Stay close to the builders that your customer is interested in, and continually monitor where prices are, even if your buyer is No. 100 on the list. Many buyers fall off of these lists as fast as they put their names on. Continual communication will help give you a better idea of what price increases look like and a sense of the timing as they are happening.
As if steep price increases aren’t bad enough, many builders have switched to a multiple-offer selling style. They simply tell buyers to make their highest and best offer on an available list of lots or soon-to-be or newly completed spec homes.
Prepare your buyers for this possibility, and find out from the site agent if the builder has conducted a similar process in earlier phases or other communities in your area to gauge how much over asking prices the lots and homes ultimately sold for.
6. Floor plan swaps
When the time comes to finally write a contract, assuming the buyers haven’t been priced out, be prepared for the possibility of being told that to build the floor plan the buyers want, they will have to choose a different elevation than the one they originally wanted because it will need to look different than the identical floor plans that are nearby.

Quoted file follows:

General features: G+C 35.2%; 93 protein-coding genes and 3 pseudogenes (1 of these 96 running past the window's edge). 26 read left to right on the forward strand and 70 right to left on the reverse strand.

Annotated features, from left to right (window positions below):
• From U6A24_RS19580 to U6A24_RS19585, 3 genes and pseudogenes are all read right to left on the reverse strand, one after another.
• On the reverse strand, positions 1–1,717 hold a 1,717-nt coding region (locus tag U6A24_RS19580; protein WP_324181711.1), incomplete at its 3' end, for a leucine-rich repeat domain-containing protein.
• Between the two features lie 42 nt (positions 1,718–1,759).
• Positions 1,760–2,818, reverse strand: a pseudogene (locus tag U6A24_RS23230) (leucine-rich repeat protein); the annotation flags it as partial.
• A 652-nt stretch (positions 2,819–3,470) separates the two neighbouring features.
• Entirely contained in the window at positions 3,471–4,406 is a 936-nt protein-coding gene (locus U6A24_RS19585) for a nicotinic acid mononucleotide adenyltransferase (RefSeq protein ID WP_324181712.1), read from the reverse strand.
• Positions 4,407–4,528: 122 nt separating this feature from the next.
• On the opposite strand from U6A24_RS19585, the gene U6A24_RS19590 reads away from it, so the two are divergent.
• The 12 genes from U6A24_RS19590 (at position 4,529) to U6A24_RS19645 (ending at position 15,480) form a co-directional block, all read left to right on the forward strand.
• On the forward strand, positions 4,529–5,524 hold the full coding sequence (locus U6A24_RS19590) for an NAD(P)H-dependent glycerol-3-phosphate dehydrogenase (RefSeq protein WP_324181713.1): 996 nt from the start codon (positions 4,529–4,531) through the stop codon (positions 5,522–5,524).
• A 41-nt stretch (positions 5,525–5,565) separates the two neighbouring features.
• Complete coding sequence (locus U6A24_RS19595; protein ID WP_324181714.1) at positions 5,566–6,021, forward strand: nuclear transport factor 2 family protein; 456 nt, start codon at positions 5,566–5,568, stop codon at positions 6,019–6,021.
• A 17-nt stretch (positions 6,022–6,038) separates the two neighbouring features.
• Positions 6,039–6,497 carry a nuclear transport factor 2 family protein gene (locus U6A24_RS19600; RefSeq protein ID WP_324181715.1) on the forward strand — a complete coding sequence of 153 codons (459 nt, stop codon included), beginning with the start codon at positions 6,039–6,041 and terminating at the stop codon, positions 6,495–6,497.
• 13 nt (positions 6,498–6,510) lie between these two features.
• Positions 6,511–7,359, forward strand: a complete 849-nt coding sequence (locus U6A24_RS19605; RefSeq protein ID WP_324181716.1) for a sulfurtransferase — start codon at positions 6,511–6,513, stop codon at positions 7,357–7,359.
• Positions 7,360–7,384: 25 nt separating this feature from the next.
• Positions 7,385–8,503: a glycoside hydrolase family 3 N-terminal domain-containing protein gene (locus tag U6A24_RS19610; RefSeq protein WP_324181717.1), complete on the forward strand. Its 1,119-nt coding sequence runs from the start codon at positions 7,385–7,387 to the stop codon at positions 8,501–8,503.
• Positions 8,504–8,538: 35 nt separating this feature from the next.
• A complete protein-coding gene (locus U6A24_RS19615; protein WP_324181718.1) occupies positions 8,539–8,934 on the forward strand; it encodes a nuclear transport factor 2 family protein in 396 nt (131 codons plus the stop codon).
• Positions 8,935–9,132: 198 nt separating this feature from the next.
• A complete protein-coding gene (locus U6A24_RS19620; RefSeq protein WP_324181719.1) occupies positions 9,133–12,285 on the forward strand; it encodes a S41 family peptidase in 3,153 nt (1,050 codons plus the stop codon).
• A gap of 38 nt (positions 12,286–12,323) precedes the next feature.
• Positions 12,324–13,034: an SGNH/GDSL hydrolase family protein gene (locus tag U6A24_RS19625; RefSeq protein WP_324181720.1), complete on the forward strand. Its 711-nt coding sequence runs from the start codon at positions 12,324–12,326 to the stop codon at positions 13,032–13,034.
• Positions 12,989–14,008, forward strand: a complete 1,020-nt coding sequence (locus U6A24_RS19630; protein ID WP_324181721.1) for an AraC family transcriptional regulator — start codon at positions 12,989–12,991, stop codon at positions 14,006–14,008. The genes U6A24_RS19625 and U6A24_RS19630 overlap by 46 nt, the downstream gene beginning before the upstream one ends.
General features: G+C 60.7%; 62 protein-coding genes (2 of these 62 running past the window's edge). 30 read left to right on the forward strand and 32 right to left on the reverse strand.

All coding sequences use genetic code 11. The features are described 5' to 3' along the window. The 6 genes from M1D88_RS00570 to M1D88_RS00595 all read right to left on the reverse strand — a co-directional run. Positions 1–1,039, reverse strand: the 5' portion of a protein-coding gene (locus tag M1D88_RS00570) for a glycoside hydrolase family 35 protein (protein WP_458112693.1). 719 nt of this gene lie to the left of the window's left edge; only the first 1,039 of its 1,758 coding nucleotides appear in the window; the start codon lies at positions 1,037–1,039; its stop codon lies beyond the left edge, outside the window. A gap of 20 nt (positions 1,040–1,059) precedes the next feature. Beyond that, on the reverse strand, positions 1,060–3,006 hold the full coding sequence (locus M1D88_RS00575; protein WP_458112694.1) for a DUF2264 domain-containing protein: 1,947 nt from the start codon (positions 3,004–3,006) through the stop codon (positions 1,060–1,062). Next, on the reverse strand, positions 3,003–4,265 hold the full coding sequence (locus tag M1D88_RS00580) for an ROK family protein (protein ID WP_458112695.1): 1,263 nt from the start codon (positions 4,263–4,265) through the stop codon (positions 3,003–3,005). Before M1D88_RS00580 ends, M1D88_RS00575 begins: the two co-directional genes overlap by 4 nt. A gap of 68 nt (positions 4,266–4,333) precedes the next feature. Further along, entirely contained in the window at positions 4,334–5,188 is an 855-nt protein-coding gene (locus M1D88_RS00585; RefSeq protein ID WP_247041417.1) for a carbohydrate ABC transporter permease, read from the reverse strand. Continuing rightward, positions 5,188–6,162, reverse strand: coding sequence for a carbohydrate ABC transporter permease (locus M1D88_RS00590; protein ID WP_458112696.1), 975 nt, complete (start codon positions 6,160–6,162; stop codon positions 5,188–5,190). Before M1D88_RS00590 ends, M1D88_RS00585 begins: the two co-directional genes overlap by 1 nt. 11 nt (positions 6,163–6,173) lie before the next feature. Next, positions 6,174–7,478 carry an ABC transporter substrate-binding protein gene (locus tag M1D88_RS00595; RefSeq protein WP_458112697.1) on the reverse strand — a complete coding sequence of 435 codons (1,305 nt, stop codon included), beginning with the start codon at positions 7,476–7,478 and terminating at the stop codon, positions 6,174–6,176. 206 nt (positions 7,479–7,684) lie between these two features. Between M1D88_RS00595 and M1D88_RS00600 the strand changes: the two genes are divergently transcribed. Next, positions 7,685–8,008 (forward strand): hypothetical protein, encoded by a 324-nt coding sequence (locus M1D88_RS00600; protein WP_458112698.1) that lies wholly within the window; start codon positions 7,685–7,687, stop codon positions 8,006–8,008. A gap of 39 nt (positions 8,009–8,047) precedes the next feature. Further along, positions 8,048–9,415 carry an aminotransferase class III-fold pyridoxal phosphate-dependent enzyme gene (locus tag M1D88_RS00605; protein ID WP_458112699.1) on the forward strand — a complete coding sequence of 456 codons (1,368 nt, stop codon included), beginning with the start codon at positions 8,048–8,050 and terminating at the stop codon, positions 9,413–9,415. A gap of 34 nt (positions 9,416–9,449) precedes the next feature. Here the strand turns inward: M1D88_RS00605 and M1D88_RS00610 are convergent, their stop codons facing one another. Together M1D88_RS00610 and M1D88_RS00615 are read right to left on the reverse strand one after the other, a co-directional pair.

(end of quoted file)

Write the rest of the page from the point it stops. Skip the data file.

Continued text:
No big deal, right? Except for the fact that the elevation they need to have is the most expensive one with fancy exterior accents that will cost a few extra thousand dollars or so. The buyers’ backs are to the wall at that point after waiting several months just to have an at-bat.
7. Inspection and walkthrough fallout
Although builders allow inspections and walkthroughs to take place, get clear upfront on what items are considered fair game to be addressed. Given the current climate and challenges in scheduling crews and tradespeople, they might not be willing to address every drywall nick, dent, scratch or paint imperfection beyond a first or second pass. If there are still issues remaining before closing, they might push these to the buyers’ first year warranty period for correction.